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Taiwan sticks with 'Wuhan' for name of COVID-19 coronavirus despite WHO change

Repeated WHO name changes could cause misunderstandings: CECC

Wuhan virus is more intelligible than COVID-19, says Taiwan. 

Wuhan virus is more intelligible than COVID-19, says Taiwan.  (CNA photo)

TAIPEI (Taiwan News) — After the World Health Organization (WHO) changed the official name of the Wuhan coronavirus (2019-nCoV) to COVID-19, the Taiwanese authorities said Wednesday (Feb. 12) they would continue to use the name of the Chinese city to refer to the growing outbreak in order to keep it understandable for the public.

The Central Epidemic Command Center (CECC) issued a statement saying that the recurrent name changes by the WHO could easily confuse members of the public. Therefore, after a discussion, it said it had decided to stick with the already familiar name of “Wuhan virus” for use in Chinese.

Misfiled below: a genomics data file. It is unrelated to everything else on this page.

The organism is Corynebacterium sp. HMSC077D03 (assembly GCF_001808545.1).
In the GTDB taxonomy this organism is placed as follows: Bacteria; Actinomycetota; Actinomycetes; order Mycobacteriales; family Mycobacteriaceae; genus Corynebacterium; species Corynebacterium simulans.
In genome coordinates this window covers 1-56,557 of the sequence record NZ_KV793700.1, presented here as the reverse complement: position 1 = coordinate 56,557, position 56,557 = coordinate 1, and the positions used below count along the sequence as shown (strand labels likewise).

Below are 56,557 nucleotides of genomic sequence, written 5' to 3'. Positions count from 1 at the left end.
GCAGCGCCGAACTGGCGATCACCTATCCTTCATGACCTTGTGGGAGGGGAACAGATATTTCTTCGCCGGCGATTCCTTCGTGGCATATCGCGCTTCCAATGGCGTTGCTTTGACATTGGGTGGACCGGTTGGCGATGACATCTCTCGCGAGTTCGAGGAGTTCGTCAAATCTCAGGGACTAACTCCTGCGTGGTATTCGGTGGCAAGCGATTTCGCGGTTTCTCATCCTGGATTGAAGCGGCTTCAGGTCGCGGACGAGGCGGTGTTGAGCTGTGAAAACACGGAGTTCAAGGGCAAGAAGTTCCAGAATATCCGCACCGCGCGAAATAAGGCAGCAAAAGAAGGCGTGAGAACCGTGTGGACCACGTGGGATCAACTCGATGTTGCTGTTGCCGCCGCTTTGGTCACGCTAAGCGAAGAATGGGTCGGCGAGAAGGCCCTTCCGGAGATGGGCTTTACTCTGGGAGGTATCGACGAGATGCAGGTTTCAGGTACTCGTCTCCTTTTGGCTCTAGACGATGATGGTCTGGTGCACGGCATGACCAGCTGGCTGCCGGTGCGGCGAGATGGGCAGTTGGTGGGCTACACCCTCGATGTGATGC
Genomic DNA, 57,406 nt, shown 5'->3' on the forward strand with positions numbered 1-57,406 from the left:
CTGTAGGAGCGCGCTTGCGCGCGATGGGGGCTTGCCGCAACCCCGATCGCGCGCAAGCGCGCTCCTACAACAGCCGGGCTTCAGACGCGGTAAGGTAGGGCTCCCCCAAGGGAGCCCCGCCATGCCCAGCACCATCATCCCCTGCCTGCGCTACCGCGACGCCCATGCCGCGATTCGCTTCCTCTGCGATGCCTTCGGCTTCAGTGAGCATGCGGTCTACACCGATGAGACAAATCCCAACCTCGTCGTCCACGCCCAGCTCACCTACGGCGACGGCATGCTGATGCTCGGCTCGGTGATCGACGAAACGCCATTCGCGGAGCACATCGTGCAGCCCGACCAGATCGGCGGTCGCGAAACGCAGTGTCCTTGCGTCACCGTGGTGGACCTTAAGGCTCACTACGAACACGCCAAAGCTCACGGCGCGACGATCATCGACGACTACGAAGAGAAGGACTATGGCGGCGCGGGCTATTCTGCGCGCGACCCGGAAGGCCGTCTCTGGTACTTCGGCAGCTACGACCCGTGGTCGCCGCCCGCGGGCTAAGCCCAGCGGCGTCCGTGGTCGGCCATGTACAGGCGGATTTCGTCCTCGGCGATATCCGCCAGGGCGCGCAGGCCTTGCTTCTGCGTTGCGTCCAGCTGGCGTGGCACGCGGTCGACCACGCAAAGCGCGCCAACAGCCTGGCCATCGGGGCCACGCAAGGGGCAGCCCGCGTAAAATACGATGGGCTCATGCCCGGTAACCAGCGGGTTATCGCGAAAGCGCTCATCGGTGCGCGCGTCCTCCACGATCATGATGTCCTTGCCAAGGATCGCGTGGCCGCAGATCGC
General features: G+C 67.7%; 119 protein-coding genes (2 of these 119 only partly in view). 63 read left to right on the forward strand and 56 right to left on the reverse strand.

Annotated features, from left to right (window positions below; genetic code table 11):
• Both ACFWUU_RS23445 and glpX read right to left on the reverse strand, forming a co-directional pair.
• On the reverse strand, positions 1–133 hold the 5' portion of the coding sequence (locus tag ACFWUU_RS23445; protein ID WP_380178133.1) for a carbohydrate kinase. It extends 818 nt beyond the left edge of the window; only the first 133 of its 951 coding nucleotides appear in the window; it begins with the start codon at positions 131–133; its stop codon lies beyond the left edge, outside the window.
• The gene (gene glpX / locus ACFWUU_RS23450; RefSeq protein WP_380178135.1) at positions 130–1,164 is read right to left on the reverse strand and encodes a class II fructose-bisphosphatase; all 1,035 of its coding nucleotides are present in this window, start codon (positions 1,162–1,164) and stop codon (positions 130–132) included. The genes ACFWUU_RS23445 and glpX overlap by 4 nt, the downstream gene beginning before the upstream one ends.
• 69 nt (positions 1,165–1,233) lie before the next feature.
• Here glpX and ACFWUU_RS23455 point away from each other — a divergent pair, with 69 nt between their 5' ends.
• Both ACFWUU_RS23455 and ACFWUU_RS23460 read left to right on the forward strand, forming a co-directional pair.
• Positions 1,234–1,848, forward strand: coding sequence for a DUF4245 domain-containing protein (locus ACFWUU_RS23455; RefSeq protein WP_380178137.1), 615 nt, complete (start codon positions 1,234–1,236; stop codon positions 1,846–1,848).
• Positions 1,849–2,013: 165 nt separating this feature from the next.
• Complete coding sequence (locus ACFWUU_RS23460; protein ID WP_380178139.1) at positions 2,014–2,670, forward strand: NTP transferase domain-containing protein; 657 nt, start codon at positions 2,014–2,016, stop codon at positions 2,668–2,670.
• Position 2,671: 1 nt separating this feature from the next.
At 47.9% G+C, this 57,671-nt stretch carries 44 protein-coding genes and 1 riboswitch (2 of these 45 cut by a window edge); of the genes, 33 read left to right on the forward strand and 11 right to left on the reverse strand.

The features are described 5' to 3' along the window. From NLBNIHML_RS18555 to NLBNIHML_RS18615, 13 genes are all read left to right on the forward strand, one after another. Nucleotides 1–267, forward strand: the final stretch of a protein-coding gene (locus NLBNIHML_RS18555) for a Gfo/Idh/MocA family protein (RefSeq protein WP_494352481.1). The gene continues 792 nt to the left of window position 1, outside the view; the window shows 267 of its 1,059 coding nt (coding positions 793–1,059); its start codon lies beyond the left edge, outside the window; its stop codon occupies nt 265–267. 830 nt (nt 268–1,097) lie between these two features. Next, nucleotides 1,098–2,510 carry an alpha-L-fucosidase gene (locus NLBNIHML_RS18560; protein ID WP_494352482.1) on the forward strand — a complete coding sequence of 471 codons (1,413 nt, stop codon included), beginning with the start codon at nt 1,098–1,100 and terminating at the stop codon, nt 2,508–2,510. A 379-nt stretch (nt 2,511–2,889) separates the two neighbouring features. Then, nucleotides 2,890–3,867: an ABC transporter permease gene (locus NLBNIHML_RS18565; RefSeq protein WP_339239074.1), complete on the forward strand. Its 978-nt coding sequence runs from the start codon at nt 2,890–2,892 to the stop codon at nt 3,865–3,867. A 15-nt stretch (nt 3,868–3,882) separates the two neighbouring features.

Any information campaign aimed at citizens would need to be intelligible and clear, but repeated name changes would not be helpful for that cause, the CECC said.

The WHO decision follows previous incidents when countries or regions complained about diseases named after them, such as German measles, the Middle East’s MERS, and Africa’s Ebola virus.